When you are outside in the heat of summer, there is nothing more refreshing than crossing the threshold of your home to be met by a fresh blast of cool air, courtesy of your air conditioning system. But what about in the days before air conditioning?
How did people find relief from sweltering summer days? There were numerous tricks to try to cool down, but some of the most effective involved design elements in the home itself.
Those long, wide wraparound porches that were so common in home design in the late 19th and early 20th centuries weren’t just architectural fashion. Their open-air shelter provided excellent respite for homeowners keen to sit and enjoy the welcome summer breeze.
It wasn’t just for gathering with the neighbors in the evening. These multi-sided porches meant that residents could get shelter during the heat of day too, moving away from the sun as it ascended to its peak in the sky.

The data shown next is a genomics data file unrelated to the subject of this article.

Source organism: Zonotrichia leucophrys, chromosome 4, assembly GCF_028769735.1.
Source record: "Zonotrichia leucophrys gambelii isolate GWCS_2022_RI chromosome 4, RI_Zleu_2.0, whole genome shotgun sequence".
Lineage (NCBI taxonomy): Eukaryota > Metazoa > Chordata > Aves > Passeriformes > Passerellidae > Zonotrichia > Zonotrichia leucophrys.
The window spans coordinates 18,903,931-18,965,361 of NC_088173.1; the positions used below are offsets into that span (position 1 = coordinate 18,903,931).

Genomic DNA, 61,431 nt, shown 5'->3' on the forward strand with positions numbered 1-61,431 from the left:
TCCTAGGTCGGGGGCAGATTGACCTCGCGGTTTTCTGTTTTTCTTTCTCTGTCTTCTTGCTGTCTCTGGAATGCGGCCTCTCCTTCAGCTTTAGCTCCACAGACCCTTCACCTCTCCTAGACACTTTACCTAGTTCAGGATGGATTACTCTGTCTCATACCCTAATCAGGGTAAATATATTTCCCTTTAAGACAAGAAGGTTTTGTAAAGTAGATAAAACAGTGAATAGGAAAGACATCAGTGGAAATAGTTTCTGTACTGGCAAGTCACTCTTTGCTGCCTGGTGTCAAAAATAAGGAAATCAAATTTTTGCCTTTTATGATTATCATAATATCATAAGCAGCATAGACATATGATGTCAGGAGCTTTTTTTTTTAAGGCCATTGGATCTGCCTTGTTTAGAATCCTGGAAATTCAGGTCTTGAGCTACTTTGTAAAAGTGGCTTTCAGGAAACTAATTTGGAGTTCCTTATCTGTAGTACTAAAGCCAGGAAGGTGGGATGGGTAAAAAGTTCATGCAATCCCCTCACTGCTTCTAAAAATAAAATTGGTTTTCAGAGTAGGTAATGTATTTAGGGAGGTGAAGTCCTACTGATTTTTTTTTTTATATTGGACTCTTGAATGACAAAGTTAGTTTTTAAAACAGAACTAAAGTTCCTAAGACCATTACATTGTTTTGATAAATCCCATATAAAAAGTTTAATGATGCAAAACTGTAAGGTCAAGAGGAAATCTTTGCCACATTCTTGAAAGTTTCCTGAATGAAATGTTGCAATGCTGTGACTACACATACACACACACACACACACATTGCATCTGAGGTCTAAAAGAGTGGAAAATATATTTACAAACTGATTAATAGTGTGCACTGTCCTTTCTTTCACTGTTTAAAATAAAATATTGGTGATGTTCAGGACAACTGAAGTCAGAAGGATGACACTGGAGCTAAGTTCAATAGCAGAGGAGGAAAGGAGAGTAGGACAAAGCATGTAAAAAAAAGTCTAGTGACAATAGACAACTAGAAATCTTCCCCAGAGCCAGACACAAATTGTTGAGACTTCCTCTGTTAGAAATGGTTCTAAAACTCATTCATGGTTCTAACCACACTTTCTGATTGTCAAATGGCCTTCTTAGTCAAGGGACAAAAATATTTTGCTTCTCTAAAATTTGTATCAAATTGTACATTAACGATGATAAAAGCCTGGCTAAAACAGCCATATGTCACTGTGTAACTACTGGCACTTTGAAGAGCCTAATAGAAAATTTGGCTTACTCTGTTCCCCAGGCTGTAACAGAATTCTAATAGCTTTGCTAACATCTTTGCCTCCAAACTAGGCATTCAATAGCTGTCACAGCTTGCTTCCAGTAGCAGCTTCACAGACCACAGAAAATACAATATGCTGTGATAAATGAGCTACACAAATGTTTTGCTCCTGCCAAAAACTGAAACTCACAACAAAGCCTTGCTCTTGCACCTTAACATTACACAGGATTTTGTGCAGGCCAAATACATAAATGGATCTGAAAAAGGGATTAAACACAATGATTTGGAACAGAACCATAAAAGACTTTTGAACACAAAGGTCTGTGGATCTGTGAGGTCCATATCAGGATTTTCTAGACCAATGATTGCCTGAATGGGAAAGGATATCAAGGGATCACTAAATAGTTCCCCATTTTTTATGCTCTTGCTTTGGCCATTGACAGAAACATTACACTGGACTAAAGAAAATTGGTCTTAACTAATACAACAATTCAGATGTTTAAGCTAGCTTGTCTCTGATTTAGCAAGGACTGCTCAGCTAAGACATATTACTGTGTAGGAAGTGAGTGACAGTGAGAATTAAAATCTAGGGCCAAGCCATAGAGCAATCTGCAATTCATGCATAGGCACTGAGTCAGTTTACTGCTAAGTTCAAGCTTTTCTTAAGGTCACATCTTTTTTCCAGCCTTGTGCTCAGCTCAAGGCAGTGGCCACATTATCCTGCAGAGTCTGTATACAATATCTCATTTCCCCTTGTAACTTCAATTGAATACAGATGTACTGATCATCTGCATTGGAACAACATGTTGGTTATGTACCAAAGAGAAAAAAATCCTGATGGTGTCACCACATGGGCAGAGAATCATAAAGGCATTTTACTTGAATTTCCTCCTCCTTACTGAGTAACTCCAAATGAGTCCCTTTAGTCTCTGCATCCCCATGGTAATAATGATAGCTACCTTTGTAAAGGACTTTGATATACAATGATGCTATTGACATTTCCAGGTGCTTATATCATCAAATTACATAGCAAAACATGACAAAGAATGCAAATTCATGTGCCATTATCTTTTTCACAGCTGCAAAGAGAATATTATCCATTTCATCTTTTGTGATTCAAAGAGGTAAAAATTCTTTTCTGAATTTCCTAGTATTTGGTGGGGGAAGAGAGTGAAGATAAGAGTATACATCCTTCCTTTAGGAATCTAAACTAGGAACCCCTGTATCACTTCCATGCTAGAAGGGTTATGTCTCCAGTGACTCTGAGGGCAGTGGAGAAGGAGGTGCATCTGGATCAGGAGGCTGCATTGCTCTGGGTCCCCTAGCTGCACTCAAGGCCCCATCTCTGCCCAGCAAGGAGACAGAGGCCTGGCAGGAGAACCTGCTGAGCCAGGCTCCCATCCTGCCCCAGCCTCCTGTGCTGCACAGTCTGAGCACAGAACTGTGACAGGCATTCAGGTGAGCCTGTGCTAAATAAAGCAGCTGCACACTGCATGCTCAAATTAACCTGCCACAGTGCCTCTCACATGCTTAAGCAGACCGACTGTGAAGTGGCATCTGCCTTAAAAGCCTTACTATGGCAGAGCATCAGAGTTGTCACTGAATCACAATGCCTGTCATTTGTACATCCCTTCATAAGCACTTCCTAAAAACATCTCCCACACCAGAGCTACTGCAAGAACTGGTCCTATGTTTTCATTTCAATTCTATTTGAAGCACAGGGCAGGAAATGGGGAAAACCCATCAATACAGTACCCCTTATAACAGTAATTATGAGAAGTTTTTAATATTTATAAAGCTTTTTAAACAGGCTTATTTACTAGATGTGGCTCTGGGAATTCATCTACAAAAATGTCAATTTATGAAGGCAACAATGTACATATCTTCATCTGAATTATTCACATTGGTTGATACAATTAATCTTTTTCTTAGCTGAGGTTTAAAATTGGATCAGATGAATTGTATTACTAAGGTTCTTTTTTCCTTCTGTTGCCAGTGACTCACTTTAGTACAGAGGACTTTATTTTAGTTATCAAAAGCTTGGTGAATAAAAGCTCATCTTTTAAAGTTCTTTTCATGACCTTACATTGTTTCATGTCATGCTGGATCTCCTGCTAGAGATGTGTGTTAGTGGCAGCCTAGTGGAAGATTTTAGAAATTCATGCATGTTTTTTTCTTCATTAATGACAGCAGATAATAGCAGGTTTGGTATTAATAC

Believe it or not, how cool it is inside your home has a lot to do with its construction materials. That is in part the reason why so many homes were built and insulated with stone.
Stone is slow to absorb heat, meaning that if it is hot outside, it will take longer for that heat to transfer to the inside of the house.
It’s no surprise to learn then that stone walls will keep the interior cooler for longer if the exterior temperature dips at night.
One perfect example of how a home’s design can permit the free flow of air, keeping residents cooler is the shotgun style home.
Shotgun homes are built with rooms immediately following each other, with doorways aligned directly, without hallways. This allows for direct circulation of air.
The long, narrow floor plan calls for high ceilings and generally came with abundant windows along the sides, which means that hot air gets drawn up and the windows let the hot air out and draw air in from the outside as well, creating a refreshing cross-ventilation breeze.
By today’s design standards, high ceilings are a major perk because they amplify the sense of available space. Back in the day, high ceilings also served to draw hot air upwards and then outwards, as there were typically groups of windows near the crest of the ceiling. This helped to circulate the air, increasing comfort inside.